This week, I escaped into a world where Mad Max meets Waterworld. Gayle Ann William’s book, Tsunami Blue, stuck with me long after the waves died down and I returned to my normal, non-water-filled life. It got me thinking about other apocalyptic books and movies that I have read or seen. Stories that I can’t quite shake after I reach The End.
The Stand by Stephen King—I read this book the first time when I was in junior high school. I gobbled it up. “M-O-O-N, that spells Tom.” That will forever stay with me, as will the characters King made so real, so alive. The heartbreak as some didn’t make it through to the end. To this day, I still will look at a gorgeous, multi-million dollar home that overlooks a gorgeous view and think that if the sickness came and took most everyone but me, I’d move into that house for a bit to see what it was like to live there and look at that view day-in and day-out.
Waterworld with Kevin Costner—I know that a lot of people don’t dig this movie, but I love it. Dennis Hopper has to be one of my favorite villains of all time. His sense of humor while performing his villainy had me laughing time and again, and I was actually a little sad to see him go. If any of you have seen the extended version, it ends with the camera focusing in on the mountaintop where Geanne Tripplehorn is standing, watching Costner leave. It focuses in on a plaque that shows it’s Mount Everest. After I saw that bit, I was lost in “what if” world for a while, daydreaming about life in a world filled with so much water. Being that I wear contacts and am not a big fan of the water, I worry that I wouldn’t fare so well.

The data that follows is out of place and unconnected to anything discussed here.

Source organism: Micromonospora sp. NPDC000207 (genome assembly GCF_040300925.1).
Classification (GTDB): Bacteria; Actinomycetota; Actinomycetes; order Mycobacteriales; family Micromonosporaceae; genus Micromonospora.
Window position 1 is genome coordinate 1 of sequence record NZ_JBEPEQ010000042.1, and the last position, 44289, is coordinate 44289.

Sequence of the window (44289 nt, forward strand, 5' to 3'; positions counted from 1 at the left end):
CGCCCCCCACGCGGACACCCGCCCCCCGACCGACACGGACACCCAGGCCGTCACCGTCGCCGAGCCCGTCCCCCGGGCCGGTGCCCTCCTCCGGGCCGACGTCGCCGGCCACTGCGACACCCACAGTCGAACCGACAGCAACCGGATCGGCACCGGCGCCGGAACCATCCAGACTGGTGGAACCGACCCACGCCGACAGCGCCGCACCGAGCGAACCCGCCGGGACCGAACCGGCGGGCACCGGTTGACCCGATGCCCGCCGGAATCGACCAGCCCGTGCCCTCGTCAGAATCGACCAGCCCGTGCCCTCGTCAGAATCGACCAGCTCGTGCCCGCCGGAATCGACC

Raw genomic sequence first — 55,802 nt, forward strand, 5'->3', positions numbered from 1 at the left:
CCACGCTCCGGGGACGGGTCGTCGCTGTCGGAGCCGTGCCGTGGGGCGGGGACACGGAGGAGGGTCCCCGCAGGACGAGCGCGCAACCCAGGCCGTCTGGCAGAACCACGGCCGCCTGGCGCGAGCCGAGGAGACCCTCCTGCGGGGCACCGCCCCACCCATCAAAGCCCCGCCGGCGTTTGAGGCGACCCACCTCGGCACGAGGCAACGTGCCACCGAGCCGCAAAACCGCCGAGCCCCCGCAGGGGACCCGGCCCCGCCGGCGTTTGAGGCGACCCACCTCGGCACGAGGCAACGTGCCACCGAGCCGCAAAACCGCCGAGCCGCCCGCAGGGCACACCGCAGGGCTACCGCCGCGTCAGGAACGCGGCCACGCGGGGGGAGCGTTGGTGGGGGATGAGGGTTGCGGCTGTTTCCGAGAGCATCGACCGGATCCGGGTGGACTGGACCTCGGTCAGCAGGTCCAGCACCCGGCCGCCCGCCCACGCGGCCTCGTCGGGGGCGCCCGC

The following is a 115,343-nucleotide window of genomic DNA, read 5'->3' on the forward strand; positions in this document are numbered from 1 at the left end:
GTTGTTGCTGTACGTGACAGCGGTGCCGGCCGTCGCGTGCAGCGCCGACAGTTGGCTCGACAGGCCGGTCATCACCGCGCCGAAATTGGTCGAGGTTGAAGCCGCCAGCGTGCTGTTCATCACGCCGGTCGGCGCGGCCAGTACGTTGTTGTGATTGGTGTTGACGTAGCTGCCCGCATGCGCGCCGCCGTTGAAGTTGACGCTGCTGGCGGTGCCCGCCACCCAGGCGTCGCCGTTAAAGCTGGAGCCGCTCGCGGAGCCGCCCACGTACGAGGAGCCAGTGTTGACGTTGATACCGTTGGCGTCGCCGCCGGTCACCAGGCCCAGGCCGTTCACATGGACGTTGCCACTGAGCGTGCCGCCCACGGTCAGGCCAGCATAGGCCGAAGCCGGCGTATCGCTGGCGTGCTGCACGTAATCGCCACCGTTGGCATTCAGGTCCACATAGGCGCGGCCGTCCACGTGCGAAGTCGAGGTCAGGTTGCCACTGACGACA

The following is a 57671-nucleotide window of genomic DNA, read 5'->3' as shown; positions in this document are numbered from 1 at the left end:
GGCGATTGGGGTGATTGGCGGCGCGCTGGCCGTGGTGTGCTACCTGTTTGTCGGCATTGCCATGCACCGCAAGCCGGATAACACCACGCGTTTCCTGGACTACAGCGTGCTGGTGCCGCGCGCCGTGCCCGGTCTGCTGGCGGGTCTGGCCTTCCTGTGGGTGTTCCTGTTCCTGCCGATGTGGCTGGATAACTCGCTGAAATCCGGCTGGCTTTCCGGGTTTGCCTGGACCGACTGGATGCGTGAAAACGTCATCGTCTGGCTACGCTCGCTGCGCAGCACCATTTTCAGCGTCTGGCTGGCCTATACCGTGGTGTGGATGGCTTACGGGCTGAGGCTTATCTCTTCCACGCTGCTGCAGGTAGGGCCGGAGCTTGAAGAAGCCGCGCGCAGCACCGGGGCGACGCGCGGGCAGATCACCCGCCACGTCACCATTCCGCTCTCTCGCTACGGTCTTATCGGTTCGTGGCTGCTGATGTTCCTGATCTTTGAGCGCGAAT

Zombieland with Woody Harrelson and Jesse Eisenberg—I know, I had to go to the zombie genre, right? I can’t help it. My two biggest fears are zombies and cows. Both inspired by childhood experiences that I won’t bore you with now. Being that I have such an irrational fear of zombies, you can imagine that I have spent a good deal of time day-worrying (rather than daydreaming) about what life would be like if zombies took over. I even know the exact escape route I would use in my house to get away, if needed. What I love about Zombieland is the humor that the screenwriters used when approaching such a horrific topic. Humor I can relate to. Humor makes even people half-dead trying to eat my brains palatable.
So, what are some apocalyptic books and movies that have stayed with you long after you walked away from them?
Here are some others you might have seen or read that have inspired many ponder-filled blank stares from me over the years:
Planet of the Apes
28 Days later
Escape from New York
Happy apocalyptic daydreaming,